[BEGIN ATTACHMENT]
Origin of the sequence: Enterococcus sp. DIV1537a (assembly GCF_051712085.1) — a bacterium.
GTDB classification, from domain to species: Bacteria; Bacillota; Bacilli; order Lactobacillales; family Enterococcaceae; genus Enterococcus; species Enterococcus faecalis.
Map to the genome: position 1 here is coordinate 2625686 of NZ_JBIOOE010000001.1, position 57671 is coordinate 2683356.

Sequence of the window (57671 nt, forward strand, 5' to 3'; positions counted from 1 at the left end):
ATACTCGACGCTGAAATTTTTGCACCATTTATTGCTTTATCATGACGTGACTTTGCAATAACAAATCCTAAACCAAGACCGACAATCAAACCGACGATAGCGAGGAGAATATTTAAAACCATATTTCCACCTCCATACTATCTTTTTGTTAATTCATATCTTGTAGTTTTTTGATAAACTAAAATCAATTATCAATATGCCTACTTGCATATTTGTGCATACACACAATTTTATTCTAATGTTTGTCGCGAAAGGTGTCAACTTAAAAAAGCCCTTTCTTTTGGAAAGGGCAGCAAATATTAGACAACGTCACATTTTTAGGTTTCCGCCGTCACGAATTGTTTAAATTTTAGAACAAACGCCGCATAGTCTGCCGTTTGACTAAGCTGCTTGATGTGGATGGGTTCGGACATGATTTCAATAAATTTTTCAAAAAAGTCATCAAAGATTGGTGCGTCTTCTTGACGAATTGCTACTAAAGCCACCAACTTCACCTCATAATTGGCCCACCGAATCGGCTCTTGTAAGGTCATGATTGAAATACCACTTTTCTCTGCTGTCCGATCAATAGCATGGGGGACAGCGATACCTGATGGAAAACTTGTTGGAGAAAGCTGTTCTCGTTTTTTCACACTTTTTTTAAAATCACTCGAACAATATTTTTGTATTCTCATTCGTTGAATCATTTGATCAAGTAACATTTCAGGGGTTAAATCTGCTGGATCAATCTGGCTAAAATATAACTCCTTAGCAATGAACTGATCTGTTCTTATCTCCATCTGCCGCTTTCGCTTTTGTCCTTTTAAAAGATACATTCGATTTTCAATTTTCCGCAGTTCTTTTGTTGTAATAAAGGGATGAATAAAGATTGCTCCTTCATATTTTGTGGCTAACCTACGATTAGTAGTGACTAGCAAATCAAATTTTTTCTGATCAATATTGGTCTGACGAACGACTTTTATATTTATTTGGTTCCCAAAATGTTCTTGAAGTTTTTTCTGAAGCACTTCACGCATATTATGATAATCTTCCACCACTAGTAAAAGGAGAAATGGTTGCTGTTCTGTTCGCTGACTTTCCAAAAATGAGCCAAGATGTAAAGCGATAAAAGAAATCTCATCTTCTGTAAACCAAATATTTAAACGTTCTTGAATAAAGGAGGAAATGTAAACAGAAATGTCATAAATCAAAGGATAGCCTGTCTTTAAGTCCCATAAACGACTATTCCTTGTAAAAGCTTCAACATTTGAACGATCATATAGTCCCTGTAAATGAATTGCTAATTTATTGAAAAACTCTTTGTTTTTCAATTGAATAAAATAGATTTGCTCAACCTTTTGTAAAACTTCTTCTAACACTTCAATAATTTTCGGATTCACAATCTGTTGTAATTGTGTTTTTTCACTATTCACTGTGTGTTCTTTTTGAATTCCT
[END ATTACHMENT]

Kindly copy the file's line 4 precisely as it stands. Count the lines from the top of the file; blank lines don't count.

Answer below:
Sequence of the window (57671 nt, forward strand, 5' to 3'; positions counted from 1 at the left end):